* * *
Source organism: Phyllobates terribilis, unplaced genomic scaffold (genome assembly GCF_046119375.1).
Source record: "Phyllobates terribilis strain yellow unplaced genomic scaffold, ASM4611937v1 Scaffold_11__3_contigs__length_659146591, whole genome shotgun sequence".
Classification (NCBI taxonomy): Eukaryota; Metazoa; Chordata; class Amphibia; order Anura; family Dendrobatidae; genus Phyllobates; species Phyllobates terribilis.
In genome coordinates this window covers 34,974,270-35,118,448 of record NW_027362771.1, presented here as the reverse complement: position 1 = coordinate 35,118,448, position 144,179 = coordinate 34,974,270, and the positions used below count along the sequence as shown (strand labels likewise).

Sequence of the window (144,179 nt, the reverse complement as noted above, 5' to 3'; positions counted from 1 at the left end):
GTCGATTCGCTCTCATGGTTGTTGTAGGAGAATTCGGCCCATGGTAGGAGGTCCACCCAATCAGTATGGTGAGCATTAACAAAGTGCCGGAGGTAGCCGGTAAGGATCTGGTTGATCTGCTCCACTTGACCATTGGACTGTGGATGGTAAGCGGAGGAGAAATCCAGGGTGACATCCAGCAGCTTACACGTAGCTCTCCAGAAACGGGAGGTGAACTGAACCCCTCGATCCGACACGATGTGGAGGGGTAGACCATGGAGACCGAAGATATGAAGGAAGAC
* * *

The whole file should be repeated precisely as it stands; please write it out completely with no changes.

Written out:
Source organism: Phyllobates terribilis, unplaced genomic scaffold (genome assembly GCF_046119375.1).
Source record: "Phyllobates terribilis strain yellow unplaced genomic scaffold, ASM4611937v1 Scaffold_11__3_contigs__length_659146591, whole genome shotgun sequence".
Classification (NCBI taxonomy): Eukaryota; Metazoa; Chordata; class Amphibia; order Anura; family Dendrobatidae; genus Phyllobates; species Phyllobates terribilis.
In genome coordinates this window covers 34,974,270-35,118,448 of record NW_027362771.1, presented here as the reverse complement: position 1 = coordinate 35,118,448, position 144,179 = coordinate 34,974,270, and the positions used below count along the sequence as shown (strand labels likewise).

Sequence of the window (144,179 nt, the reverse complement as noted above, 5' to 3'; positions counted from 1 at the left end):
GTCGATTCGCTCTCATGGTTGTTGTAGGAGAATTCGGCCCATGGTAGGAGGTCCACCCAATCAGTATGGTGAGCATTAACAAAGTGCCGGAGGTAGCCGGTAAGGATCTGGTTGATCTGCTCCACTTGACCATTGGACTGTGGATGGTAAGCGGAGGAGAAATCCAGGGTGACATCCAGCAGCTTACACGTAGCTCTCCAGAAACGGGAGGTGAACTGAACCCCTCGATCCGACACGATGTGGAGGGGTAGACCATGGAGACCGAAGATATGAAGGAAGAC